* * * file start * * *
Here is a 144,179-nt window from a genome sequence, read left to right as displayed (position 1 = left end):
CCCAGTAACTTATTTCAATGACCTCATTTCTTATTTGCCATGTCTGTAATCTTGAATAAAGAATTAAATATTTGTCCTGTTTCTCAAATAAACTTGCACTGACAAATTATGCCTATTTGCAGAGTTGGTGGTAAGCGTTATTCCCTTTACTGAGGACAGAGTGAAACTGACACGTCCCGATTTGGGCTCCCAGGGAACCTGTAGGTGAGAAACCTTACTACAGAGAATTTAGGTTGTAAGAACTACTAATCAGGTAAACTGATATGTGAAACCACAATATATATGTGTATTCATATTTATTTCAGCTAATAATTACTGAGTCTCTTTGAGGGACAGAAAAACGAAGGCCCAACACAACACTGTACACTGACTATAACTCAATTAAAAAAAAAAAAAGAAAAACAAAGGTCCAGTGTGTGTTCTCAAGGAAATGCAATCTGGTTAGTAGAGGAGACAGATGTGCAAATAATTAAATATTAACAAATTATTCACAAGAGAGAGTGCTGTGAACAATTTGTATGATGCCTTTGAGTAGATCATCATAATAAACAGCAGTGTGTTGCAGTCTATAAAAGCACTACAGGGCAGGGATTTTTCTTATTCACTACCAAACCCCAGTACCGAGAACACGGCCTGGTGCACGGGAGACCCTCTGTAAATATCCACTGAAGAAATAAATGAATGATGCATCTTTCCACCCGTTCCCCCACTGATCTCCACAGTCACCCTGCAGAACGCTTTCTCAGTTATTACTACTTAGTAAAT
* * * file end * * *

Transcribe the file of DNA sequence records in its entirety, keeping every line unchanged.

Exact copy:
Here is a 144,179-nt window from a genome sequence, read left to right as displayed (position 1 = left end):
CCCAGTAACTTATTTCAATGACCTCATTTCTTATTTGCCATGTCTGTAATCTTGAATAAAGAATTAAATATTTGTCCTGTTTCTCAAATAAACTTGCACTGACAAATTATGCCTATTTGCAGAGTTGGTGGTAAGCGTTATTCCCTTTACTGAGGACAGAGTGAAACTGACACGTCCCGATTTGGGCTCCCAGGGAACCTGTAGGTGAGAAACCTTACTACAGAGAATTTAGGTTGTAAGAACTACTAATCAGGTAAACTGATATGTGAAACCACAATATATATGTGTATTCATATTTATTTCAGCTAATAATTACTGAGTCTCTTTGAGGGACAGAAAAACGAAGGCCCAACACAACACTGTACACTGACTATAACTCAATTAAAAAAAAAAAAAGAAAAACAAAGGTCCAGTGTGTGTTCTCAAGGAAATGCAATCTGGTTAGTAGAGGAGACAGATGTGCAAATAATTAAATATTAACAAATTATTCACAAGAGAGAGTGCTGTGAACAATTTGTATGATGCCTTTGAGTAGATCATCATAATAAACAGCAGTGTGTTGCAGTCTATAAAAGCACTACAGGGCAGGGATTTTTCTTATTCACTACCAAACCCCAGTACCGAGAACACGGCCTGGTGCACGGGAGACCCTCTGTAAATATCCACTGAAGAAATAAATGAATGATGCATCTTTCCACCCGTTCCCCCACTGATCTCCACAGTCACCCTGCAGAACGCTTTCTCAGTTATTACTACTTAGTAAAT